The sea, the beaches and Neptune grass

Calasetta is not widely known, but there’s no question that those who have come will never forget its magnificent beaches.

Sottotorre is the cove right below the Torre Sabauda tower overlooking the town. It’s a gorgeous, white-beached cove with crystal-blue water that is very shallow, making it a popular destination for families with children. La Salina, just a kilometer out of town, has two white sandy dunes dotted with San Pancrazio lilies where two species of wind-bent juniper grow: juniperus phoenicea, or Phoenician juniper, and juniperus macrocarpa.

A bit further is Spiaggia Grande, a cove stretching to Punta della Tonnara, venerated by surfers as it is open to the mistral wind; part of it is reserved for tourists traveling with their canine friends.

Posidonia oceanica, or Neptune grass, has lived in the Mediterranean for many millennia, since between 80,000 and 200,000 years, they say. In fact, it was recently discovered to be the oldest organism in the Mediterranean, according to Francesca Mancuso in Green Me (who also took the picture).

The grass is a full-fledged water plant, not just alga. Native to the Mediterranean Sea, its name comes from the mythological Greek god of the seas, Poseidon (Neptune in Roman mythology). Neptune’s grass usually covers large areas, called “fields” that provide shelter and the habitat of many fish and other plants. Plus it oxygenates the sea and is an indicator of clean water. When it dries, it is pushed by currents and accumulates along the beaches. Sometimes it forms tall layers as soft as pillows. Italian law protects it and prohibits its removal, to the displeasure of many who don’t like it and want it gone.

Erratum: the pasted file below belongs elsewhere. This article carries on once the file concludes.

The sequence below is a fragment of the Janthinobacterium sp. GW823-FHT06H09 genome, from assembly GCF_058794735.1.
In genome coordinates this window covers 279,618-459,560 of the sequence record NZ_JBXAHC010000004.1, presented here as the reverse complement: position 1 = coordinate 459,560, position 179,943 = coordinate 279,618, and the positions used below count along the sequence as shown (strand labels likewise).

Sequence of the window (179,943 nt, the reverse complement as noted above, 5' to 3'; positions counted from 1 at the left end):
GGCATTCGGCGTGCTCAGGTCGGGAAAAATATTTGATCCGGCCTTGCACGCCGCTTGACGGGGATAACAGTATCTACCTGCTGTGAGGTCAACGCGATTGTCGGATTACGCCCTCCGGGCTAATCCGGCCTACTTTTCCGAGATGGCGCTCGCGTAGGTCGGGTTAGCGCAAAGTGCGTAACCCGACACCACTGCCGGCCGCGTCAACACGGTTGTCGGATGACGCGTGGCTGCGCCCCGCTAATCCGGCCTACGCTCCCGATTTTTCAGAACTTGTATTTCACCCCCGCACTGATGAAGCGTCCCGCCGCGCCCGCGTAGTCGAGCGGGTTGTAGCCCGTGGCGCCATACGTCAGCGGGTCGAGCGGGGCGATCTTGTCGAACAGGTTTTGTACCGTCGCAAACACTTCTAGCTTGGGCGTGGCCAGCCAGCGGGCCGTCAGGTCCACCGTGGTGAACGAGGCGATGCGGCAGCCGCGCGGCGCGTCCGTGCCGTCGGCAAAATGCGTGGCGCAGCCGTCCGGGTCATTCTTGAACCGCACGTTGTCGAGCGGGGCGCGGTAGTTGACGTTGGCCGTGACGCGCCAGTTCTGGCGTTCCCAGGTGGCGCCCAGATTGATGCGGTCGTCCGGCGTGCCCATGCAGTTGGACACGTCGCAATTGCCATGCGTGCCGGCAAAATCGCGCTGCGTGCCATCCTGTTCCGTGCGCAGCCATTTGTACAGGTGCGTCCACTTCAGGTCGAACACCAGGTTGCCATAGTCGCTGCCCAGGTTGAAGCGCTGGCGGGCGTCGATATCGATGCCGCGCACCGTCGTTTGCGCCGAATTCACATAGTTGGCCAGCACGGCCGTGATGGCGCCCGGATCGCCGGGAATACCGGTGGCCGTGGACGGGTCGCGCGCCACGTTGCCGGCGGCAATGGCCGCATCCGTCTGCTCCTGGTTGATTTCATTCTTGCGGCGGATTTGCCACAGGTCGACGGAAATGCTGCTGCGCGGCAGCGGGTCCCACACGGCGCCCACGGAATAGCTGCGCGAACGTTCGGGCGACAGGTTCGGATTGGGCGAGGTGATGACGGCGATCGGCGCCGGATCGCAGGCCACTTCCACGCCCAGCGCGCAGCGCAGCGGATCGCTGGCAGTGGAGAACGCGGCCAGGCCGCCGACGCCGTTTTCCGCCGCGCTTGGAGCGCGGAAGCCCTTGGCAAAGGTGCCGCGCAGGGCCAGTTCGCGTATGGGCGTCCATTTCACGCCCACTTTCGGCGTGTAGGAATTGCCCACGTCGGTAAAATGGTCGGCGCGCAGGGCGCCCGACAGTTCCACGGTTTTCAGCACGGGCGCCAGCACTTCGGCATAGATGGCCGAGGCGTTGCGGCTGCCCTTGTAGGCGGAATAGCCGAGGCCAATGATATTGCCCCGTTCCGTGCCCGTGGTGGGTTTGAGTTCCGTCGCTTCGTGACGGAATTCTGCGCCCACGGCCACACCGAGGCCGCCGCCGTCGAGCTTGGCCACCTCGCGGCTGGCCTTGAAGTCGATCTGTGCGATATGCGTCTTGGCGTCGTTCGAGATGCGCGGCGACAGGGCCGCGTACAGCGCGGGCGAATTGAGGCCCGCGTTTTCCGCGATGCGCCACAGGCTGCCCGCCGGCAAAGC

But those of us who have always known it, and appreciate it for how its softness and how it makes the sea fragrant, would rather see gone the plastic and garbage of all sorts left by beach-goers on the beaches. We’d let Neptune grass stay; after all, this is its home.





“Neptune grass on the beach is evidence of a clean sea. This is its place. We’re the guests here; let’s respect it.” .

And, depending on the currents, sea temperature, storm surges and other factors, beaches in the center of the Mediterranean, particularly a wind-exposed island like Sant’Antioco, often change shape, becoming longer or shorter, and then back again.

One of the lucky things about living here is watching the beaches change in summer and winter, at dawn and dusk, with the wind or calm airs, when they are deserted or teeming…

In the photo a winter view of Spiaggia Sottotorre in Calasetta by Roberto Romans Zucca.

Gallery’s photo are by Paola Parigi, Roberto Romans Zucca and Enzo Zucca.